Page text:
With all the candy oriented holidays in our culture it’s no surprise we end up with an overload of all sorts of different candies. As we move from Halloween to Thanksgiving to Christmas to New Years to Valentine’s to Easter we can use the excess candy from one holiday to supply the next holiday looming on the horizon.
Most candy can be kept at room temperature without spoiling, with the exception of chocolate. Because fat can turn rancid (ever detect a slight soapy smell on your chocolate?) any chocolate candy that you plan to use thirty days or more from the date of purchase is best stored in an airtight container in the freezer.
Use candy corns to decorate Thanksgiving baked goods, or fill a cornucopia with them.
All types of candy bars can be buzzed into milk-shakes, chopped and stirred into home-made ice-cream, as an ice-cream topping, chopped and stirred into baked goods batter, chopped or sliced and used to decorate the top of a frosted cake …
Gum drops, gummie shapes, candy corns, peppermints, Lifesavers, lollypops – all kinds of candies can be used to decorate Christmas gingerbread houses.
Any red candies can be saved for Valentine’s Day.
Any chocolate candies that can melt down completely can be stirred into hot chocolate or coffee.
When you find yourself with an abundance from your garden or food that is on the brink of going bad, don’t despair and DON’T get out the crockpot. Instead, use this bounty to create beautiful centerpieces for your table, buffet and mantel.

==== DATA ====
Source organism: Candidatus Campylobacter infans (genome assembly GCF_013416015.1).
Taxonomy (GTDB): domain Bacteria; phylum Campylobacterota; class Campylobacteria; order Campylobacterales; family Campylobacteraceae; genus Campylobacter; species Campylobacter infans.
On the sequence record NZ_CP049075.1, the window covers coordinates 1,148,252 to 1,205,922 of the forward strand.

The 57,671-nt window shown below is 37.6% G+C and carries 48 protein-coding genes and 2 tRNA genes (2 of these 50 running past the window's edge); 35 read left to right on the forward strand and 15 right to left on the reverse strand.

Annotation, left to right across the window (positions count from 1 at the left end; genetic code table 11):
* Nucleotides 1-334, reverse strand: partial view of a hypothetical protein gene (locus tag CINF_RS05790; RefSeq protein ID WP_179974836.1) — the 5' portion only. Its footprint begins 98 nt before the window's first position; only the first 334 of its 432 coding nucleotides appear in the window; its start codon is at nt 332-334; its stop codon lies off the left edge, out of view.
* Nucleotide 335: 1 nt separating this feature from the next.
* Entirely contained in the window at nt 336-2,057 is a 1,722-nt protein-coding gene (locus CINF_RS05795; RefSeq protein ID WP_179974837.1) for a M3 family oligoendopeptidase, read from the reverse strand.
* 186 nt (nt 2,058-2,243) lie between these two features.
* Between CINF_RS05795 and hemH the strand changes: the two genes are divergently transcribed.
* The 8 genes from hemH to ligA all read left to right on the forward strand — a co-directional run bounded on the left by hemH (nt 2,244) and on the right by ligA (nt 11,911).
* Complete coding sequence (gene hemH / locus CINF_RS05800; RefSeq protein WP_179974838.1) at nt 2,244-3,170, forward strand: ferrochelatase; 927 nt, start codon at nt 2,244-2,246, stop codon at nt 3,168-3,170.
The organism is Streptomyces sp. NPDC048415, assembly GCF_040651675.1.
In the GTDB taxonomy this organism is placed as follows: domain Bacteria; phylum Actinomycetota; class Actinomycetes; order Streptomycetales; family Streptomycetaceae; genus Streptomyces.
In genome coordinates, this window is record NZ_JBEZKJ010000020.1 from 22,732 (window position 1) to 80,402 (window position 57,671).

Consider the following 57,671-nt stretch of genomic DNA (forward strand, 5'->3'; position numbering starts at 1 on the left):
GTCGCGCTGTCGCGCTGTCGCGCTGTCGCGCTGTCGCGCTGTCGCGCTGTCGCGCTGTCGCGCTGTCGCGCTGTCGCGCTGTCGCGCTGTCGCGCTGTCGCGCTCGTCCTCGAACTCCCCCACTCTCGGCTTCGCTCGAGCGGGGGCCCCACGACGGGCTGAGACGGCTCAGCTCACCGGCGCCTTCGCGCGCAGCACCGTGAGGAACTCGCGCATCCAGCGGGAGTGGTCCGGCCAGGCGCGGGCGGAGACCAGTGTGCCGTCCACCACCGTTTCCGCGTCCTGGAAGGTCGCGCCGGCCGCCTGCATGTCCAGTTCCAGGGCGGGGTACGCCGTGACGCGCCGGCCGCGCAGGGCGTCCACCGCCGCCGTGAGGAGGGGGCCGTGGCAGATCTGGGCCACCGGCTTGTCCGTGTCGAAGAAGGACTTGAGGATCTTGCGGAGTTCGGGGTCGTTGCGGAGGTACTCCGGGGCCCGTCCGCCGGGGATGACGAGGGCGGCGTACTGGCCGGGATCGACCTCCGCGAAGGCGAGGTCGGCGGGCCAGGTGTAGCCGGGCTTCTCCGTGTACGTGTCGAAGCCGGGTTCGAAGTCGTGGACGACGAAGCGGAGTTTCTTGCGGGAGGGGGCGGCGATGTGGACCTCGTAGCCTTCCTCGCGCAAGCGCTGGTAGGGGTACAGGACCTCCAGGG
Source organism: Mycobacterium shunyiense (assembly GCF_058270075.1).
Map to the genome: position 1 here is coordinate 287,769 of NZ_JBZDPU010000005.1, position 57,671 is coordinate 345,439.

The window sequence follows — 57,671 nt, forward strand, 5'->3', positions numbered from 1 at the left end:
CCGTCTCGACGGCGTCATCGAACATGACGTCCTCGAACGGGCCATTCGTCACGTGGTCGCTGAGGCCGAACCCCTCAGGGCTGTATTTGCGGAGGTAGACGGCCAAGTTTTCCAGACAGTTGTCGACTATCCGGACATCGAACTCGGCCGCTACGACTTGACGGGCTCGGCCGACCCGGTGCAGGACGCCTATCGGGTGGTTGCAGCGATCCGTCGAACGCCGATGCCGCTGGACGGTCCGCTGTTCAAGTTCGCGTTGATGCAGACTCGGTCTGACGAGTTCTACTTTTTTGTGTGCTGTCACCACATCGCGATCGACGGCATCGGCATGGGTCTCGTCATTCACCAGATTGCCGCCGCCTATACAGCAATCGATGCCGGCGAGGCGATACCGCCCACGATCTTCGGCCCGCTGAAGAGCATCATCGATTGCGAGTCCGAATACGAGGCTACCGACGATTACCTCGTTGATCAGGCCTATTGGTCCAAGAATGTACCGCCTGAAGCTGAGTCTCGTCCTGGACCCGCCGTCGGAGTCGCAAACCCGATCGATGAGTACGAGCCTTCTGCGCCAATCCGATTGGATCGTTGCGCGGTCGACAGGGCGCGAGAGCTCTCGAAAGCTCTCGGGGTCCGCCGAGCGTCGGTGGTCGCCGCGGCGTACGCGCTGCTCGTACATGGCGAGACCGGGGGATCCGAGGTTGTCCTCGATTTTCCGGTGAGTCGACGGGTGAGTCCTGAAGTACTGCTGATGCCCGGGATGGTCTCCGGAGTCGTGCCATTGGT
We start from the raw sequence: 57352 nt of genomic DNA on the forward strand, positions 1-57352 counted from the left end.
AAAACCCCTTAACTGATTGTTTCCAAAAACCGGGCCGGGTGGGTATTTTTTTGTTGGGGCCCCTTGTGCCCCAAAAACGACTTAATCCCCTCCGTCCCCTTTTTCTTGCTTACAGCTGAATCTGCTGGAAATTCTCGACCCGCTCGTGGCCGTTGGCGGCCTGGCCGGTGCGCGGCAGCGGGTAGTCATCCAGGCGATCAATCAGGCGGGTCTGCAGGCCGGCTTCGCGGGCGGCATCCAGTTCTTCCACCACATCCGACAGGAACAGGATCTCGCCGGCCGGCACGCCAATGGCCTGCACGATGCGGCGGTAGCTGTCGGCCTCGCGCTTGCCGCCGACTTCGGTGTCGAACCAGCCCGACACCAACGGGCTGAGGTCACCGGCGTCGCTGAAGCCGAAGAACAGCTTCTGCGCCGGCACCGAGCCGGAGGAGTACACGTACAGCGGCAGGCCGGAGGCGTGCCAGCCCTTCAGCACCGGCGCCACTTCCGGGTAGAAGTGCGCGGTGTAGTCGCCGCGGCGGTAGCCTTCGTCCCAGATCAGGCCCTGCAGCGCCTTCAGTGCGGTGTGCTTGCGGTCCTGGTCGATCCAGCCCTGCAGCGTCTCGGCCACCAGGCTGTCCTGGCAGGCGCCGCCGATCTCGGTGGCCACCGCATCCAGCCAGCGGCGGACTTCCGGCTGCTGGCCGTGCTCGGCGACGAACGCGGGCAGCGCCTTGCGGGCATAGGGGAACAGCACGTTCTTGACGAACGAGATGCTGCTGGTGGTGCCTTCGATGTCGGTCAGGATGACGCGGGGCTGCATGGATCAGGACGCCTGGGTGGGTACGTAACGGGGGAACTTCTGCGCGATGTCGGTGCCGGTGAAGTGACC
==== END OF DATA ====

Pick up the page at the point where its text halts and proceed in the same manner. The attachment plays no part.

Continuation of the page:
Cut a hole in the top of each cabbage large enough to fit a piece of floral foam. Place foam inside hole and add water until the foam is saturated. Cut flower stems and/or branches at a sharp angle and push into the foam.
Oranges For Flowers
Trim the rind at the bottom of each orange to create a flat spot so it won’t roll.
Cut a drinking straw into two equal pieces. Use a pencil or pen to poke a hold in the top of each orange long enough to insert about 4 inches of the straw. Insert a straw in each hole. Place the stem of one flower in each straw.
Fill a fishbowl halfway with one or more types of small fruit such as kumquats or key limes or wedges of citrus such as lemons or limes. Add enough water to almost cover the fruit. Gently push flower stems and/or branches into the fruit.
This article by Patricia Volk, published in “O” magazine is the epitomy of the “Irish Attic” values.
Lumps Are Treasures
By Patricia Volk
On the corner of Tchoupitoulas at 401 Poydras Street in New Orleans, you will find Mother’s, home of the Ferdi, a sandwich served with “debris.” In Louisiana, debris is crusty scraps that drift to the bottom of the pan when you roast meat. In New York we call that “dirt.” Read More